Aligning the Virtual with the Physical: Social Media, Strategy, and Arts and Gardens

Aligning the Virtual with the Physical: Social Media, Strategy, and Arts and Gardens

Georgette E. Dumont (University of North Florida, USA)
DOI: 10.4018/978-1-4666-8188-0.ch007


Social media need to be understood as more than engagement tools as they also impact an organization's internal systems. This chapter analyzes how the Cummer Museum of Art and Gardens (The Cummer), a medium-sized museum in Jacksonville, Florida, continues to adapt to both environmental and technical changes to successfully utilize social media, how it has overcome some obstacles, and the challenges it still faces. Using sociotechnical theory as a framework, the intersection of the museum's technical, social, and behavioral systems are brought to the fore to better understand the strategic changes the museum had to undergo to better utilize social media tools to align with its mission. A key component of effective social media use for The Cummer has been its ability to adapt its policies and procedures for online engagement through integration of its online and offline systems, so that online media align with off-line messaging and the dynamic changes in the technological platforms.
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Over 10 years ago, Bimber (2003) noted that the Internet had revolutionized communication. Where once organizations were limited in their reach, they now have multiple avenues to provide information to a diverse array of stakeholders; time and location were no longer barriers. However, organizations are still learning how best to utilize the potential of the Internet. One set of tools that are intensifying the flow and timeliness of communication messages are social media, which allow people and organizations to be social in a virtual space and across time and distance. This engagement provides an opportunity for organizations to build trust and engage in a dialog with their stakeholders (Kent & Taylor 2002). While many nonprofits have a social media presence, the extent to which they strategically use these tools to engage stakeholders varies.

Social media are ubiquitous, making their application increasingly important for nonprofits. Social media can assist a nonprofit organization in achieving its goals, such as increasing the donor base, marketing, promoting events (Waters, Burnett, Lamm, & Lucas, 2009), boosting capacity to strategically communicate with stakeholders (Lovejoy & Saxton, 2012), or broadening the scope of stakeholders at the governing table (Saxton, 2005). Still, more needs to be understood about how the organization’s interaction with these tools impacts its structure and processes.

Too often, social media platforms are decoupled from the individuals and organizational units that use them. As such, the focus becomes the use of the tool itself, not how it can be leveraged to continue the conversations taking place on other mediums, both online and offline. The techniques are different, but the skillset required to effectively communicate through the different mediums remains constant. Offline, organizations are careful to maintain their brand, provide a consistent message, and make sure their printed materials compliment each other to communicate the organization and its services as a single entity. However, when moving the message to social media, often the traditional rules are set aside. Social media become an avenue to push out information, too often without a plan and metrics to measure their effectiveness. All modes of communication need to enhance an organization’s image and brand, regardless of whether the purpose of their use is to acquire donations, to provide information about programs or events, or even to offer a brief description of what the organization does. This includes online communication.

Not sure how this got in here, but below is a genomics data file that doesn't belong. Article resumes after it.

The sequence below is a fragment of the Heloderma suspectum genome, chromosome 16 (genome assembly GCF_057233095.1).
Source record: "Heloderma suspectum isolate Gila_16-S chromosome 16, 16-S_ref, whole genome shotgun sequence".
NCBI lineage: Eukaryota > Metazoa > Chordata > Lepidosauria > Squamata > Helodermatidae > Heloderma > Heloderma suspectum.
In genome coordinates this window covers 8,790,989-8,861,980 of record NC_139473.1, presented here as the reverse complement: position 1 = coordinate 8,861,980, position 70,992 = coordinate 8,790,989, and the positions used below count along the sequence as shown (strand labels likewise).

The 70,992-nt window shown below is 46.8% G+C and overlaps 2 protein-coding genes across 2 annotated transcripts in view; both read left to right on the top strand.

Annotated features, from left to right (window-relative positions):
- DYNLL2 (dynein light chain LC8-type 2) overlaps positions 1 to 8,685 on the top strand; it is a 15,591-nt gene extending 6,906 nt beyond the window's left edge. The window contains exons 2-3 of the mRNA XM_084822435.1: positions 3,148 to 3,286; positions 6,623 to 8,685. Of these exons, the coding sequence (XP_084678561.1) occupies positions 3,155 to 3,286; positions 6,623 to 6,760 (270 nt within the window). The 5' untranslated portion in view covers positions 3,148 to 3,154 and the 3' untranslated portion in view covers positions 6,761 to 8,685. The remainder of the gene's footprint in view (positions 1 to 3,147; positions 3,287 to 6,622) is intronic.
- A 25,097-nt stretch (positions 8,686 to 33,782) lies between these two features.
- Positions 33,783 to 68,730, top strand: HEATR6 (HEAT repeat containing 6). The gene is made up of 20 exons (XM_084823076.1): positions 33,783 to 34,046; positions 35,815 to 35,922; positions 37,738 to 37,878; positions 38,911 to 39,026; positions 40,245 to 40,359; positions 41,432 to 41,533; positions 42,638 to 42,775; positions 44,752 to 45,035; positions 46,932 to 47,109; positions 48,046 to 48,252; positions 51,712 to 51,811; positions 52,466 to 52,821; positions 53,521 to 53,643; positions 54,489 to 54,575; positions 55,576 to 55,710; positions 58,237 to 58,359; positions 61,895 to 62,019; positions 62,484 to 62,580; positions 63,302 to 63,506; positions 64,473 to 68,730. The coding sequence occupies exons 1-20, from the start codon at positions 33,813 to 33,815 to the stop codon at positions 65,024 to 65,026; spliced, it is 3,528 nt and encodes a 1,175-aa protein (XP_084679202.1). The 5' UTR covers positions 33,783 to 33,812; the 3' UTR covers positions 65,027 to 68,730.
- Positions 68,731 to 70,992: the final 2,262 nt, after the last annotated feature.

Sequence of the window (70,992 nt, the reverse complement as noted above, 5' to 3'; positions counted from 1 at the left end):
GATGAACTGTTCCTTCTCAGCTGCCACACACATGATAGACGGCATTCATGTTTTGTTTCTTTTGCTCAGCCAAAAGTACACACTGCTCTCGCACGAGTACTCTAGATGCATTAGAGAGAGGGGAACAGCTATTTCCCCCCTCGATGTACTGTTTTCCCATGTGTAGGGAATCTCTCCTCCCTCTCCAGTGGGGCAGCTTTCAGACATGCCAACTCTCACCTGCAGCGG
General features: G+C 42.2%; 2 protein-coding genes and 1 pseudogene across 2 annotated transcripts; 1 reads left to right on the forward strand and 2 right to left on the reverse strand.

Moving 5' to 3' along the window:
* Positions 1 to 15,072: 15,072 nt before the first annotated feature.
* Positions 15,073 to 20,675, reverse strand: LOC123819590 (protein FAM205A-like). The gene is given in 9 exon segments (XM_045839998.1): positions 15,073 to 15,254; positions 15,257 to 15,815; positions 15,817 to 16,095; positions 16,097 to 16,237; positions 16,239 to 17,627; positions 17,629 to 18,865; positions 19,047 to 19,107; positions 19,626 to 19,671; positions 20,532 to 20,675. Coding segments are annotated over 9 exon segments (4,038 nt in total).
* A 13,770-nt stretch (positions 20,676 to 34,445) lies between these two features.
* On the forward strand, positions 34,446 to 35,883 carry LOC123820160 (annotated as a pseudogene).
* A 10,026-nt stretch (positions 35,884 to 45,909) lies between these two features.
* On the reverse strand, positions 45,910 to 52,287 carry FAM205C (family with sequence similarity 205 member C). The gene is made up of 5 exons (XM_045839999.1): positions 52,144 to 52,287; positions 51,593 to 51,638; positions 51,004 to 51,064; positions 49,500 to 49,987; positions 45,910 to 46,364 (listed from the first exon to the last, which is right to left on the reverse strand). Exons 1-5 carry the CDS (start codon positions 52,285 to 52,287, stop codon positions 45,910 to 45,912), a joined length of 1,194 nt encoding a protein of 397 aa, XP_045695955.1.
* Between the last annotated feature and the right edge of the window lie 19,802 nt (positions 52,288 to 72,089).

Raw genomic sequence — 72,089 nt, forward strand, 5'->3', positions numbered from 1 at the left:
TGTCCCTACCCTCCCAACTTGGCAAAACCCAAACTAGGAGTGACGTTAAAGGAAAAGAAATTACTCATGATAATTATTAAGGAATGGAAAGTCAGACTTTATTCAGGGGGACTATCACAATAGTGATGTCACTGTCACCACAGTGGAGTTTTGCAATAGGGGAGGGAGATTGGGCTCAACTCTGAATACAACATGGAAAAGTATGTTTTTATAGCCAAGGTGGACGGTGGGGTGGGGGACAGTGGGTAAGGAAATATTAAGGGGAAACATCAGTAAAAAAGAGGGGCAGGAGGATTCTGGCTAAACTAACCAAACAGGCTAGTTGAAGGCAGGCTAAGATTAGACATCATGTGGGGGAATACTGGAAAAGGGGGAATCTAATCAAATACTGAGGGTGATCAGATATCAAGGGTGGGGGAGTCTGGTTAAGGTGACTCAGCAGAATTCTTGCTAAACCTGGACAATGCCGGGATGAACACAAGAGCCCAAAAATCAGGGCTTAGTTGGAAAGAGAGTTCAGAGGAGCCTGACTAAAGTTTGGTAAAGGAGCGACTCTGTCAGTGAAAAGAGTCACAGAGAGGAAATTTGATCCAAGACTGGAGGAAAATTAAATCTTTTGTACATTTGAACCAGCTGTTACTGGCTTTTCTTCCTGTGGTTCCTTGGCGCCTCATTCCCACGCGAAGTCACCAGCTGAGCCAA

Like other communication mediums, nonprofits need to know how to best integrate social media into their organizations. However, social media are more than tools that exist in a silo; these platforms also impact systems within the organization. Social media are avenues for informational inputs into the organization. These inputs are then processed and organizational systems are adjusted as needed to adapt to the external environment. Organizational leaders and managers need to understand how these interactions can be synced to be able to optimize the use of these tools for mission achievement.

Museums have become adept at using new technologies to enhance a visitor’s experience (Charitonos, Blake, Scanlon, & Lones, 2012). McTavish (2013) went beyond the individual visitor by writing about the relationship between the museum as an institution, and the wider world, to create a public value. She opened her book by stating “[t]he modern museum does not exist. It is a mythical entity that has never been achieved. The museum cannot be situated in a single location or explained with reference to a linear, historical narrative, but it remains a public idea” (p. 3). The idea of a museum and the relationships formed are not place bound; they extend beyond the walls of the institution. This extension exists in the physical as well as the virtual world.

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